The madness of March: Why basketball takes over a whole month

April 6, 2015

Brandon Applehans
bappleha@uccs.edu

There’s a void in your life if you refused to make a bracket in March.

Every year, NCAA division one basketball holds a tournament of the top 64 teams in the nation. “Bracketology,” as sport fanatics call it, comes around once a year, with the hope that someone will pick all the matchups correctly.

So why did millions of people make a bracket this year? March Madness has become an event primed for social gatherings and water-cooler talk.

College basketball drives people insane.

The odds of making a completely perfect bracket are somewhere over 9-qunitillion-to 1. People in the 21st century live for upsets, and the dethroning of top division one schools backed by more funding.

So we play, and wait and see what happens both in the tournament, and to our bracket.

Every year, there are four schools that earn a number one seed in the bracket. This year Villanova, Wisconsin, Duke and Kentucky received the highest rankings. All but Villanova still stood going into the Final Four.

But what makes the tournament so unique, and leads so many to play, is the madness. This is only the fifth time in NCAA history that at least three top-ranked teams have made it to the Final Four.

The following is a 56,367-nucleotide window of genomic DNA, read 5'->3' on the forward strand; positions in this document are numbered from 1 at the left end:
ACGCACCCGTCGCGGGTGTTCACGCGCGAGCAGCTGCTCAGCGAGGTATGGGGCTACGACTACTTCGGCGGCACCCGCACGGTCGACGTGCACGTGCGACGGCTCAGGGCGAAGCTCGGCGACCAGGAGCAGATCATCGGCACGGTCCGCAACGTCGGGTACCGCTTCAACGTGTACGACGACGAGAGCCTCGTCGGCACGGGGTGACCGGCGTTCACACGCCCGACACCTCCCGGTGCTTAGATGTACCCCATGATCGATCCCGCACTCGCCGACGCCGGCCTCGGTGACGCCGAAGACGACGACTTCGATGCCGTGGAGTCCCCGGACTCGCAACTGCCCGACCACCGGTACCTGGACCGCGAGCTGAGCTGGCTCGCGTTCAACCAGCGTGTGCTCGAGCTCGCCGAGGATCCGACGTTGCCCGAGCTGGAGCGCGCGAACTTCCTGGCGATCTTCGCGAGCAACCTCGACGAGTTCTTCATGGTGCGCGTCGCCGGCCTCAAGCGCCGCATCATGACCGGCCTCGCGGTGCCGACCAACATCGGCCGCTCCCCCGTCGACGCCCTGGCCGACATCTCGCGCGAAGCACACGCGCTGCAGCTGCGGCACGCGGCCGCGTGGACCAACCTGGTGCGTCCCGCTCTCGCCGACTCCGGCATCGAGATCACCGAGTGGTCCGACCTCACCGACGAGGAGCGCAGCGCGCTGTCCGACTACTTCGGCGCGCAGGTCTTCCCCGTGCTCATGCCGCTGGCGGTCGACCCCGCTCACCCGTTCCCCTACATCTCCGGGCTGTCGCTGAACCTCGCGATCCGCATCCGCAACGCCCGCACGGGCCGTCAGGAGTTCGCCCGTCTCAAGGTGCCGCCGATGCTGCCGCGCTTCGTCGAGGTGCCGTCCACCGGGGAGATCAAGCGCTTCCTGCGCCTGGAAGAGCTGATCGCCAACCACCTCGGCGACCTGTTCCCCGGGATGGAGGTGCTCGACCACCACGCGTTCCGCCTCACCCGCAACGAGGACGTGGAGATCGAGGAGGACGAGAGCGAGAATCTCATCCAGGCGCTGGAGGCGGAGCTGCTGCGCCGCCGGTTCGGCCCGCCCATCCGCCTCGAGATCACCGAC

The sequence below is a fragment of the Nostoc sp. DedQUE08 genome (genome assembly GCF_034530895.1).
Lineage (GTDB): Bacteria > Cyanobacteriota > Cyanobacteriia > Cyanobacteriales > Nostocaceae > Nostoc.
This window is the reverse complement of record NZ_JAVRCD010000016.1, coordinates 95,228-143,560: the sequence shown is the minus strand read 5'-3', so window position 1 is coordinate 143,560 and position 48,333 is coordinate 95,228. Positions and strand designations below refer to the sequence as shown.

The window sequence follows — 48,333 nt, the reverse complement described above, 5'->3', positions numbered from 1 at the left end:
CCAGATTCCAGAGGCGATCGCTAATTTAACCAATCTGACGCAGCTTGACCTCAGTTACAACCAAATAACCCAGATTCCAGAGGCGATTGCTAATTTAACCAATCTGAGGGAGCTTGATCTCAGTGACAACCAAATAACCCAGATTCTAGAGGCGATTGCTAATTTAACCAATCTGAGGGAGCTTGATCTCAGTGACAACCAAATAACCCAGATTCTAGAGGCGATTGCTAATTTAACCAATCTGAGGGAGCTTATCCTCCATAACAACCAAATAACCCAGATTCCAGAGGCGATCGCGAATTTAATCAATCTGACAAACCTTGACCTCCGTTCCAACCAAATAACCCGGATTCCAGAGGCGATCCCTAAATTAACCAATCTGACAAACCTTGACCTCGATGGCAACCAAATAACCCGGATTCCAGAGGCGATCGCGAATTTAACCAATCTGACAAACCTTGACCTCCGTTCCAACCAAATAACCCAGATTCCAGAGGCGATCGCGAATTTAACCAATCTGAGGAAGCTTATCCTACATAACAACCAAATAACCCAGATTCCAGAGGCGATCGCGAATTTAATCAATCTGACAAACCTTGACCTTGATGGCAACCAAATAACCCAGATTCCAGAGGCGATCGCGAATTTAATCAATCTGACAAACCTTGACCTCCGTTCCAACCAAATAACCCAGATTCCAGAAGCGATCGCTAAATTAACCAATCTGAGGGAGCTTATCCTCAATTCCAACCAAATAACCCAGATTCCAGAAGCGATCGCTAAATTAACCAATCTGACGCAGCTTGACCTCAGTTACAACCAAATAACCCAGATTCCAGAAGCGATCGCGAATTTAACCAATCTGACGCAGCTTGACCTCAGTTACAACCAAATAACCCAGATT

Whether you are a basketball fan or not, remember that the President of the United States joins in the madness by making a bracket. Barack Obama picked Kentucky to win it all this year.

Oh, and don’t forget that billions of dollars are gambled away each year during this event.

So why is the madness all around picking the winner before it happens? Other than conforming, it’s about the thrill. There are multiple online brackets that deal out money, prizes or just strictly bragging rights.

If you are looking to get in on the action next year, here’s a bit of advice: there is no skill, no strategy, no principles in March Madness.

This year, only one individual picked a perfect bracket through the first 32 games.

His bracket was busted in the second round, where he picked the upset of Ohio State beating Arizona that didn’t happen. And so the madness won again.

For those crazy enough to make a bracket next year, or just for those non-sports fans who want to get in the action, best of luck to you.

The odds will never be in your favor.